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  2. Abstract Sea spray aerosol (SSA) formation have a major role in the climate system, but measurements at a global-scale of this micro-scale process are highly challenging. We measured high-resolution temporal patterns of SSA number concentration over the Atlantic Ocean, Caribbean Sea, and the Pacific Ocean covering over 42,000 km. We discovered a ubiquitous 24-hour rhythm to the SSA number concentration, with concentrations increasing after sunrise, remaining higher during the day, and returning to predawn values after sunset. The presence of dominating continental aerosol transport can mask the SSA cycle. We did not find significant links between the diel cycle of SSAmore »number concentration and diel variations of surface winds, atmospheric physical properties, radiation, pollution, nor oceanic physical properties. However, the daily mean sea surface temperature positively correlated with the magnitude of the day-to-nighttime increase in SSA concentration. Parallel diel patterns in particle sizes were also detected in near-surface waters attributed to variations in the size of particles smaller than ~1 µm. These variations may point to microbial day-to-night modulation of bubble-bursting dynamics as a possible cause of the SSA cycle.« less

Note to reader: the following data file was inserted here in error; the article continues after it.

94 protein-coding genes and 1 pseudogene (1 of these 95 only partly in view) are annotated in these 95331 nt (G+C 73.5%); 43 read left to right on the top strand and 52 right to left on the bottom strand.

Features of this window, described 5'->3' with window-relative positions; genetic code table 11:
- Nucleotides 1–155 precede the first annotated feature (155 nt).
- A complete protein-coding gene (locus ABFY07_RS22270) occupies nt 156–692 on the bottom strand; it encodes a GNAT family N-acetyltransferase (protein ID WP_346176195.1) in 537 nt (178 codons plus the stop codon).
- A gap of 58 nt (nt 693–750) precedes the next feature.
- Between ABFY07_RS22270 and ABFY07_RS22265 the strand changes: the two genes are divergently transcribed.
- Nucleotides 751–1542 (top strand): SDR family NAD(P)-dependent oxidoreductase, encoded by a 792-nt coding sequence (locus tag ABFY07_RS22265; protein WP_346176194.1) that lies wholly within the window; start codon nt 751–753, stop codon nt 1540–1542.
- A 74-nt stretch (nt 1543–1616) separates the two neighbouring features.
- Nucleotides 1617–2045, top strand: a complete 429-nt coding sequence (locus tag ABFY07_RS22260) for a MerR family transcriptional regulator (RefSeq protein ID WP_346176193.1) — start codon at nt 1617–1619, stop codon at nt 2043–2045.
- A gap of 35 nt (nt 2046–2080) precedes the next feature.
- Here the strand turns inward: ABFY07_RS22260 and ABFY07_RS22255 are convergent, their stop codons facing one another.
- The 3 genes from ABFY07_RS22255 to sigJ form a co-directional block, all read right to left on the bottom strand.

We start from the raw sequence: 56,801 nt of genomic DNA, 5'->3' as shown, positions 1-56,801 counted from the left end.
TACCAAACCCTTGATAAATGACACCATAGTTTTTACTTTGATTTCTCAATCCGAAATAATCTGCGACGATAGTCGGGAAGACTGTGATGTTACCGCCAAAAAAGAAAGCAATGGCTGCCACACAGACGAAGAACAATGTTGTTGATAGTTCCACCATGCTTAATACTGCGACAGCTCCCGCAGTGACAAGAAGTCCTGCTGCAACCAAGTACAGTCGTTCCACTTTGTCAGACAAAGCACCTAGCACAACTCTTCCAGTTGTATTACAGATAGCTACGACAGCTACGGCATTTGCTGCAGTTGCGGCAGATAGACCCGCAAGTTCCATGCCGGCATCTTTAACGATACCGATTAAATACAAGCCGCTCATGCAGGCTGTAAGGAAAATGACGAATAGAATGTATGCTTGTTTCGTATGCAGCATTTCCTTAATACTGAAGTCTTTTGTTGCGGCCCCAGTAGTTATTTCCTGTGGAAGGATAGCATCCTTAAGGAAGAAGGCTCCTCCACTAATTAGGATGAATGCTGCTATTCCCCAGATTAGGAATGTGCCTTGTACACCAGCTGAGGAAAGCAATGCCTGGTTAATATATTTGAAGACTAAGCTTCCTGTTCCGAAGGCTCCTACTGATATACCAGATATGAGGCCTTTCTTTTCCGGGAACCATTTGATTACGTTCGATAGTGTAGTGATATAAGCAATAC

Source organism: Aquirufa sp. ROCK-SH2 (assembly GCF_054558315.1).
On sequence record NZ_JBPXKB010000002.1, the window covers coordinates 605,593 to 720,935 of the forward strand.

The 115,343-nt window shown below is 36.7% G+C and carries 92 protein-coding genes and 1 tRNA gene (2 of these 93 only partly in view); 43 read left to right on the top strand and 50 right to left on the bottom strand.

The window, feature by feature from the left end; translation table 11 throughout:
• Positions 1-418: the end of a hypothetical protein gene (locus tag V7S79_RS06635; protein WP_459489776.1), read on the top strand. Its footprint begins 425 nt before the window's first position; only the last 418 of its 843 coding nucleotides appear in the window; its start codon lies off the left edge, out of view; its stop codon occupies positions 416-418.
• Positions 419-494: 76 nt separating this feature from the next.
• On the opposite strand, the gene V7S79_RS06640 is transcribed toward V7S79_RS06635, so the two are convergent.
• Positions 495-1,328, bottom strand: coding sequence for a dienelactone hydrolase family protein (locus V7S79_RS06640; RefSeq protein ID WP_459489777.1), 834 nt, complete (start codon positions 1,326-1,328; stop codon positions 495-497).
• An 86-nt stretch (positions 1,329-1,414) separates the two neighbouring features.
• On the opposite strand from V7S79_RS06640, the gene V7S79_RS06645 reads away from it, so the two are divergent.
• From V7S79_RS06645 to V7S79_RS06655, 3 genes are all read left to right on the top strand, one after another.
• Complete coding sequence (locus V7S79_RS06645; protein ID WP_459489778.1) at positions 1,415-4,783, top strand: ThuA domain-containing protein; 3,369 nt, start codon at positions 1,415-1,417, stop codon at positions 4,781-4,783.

Free, publicly-accessible full text available December 1, 2022
  3. Satellite images often feature sun glints caused by the specular reflection of sunlight from water surfaces or from horizontally oriented ice crystals occurring in clouds. Such glints can prevent accurate retrievals of atmospheric and surface properties using existing algorithms, but the glints can also be used to infer more about the glint-causing objects—for example about the microphysical properties and radiative effects of ice clouds. This paper introduces the recently released operational glint product of the Earth Polychromatic Camera (EPIC) onboard the Deep Space Climate Observatory (DSCOVR) spacecraft. Most importantly, the paper describes the algorithm used for generating the key componentmore »of the new product: a glint mask indicating the presence of sun glint caused by the specular reflection of sunlight from ice clouds and smooth water surfaces. After describing the glint detection algorithm and glint product, the paper shows some examples of the detected glints and discusses some basic statistics of the glint population in a yearlong dataset of EPIC images. These statistics provide insights into the performance of glint detection and point toward possibilities for using the glint product to gain scientific insights about ice clouds and water surfaces.« less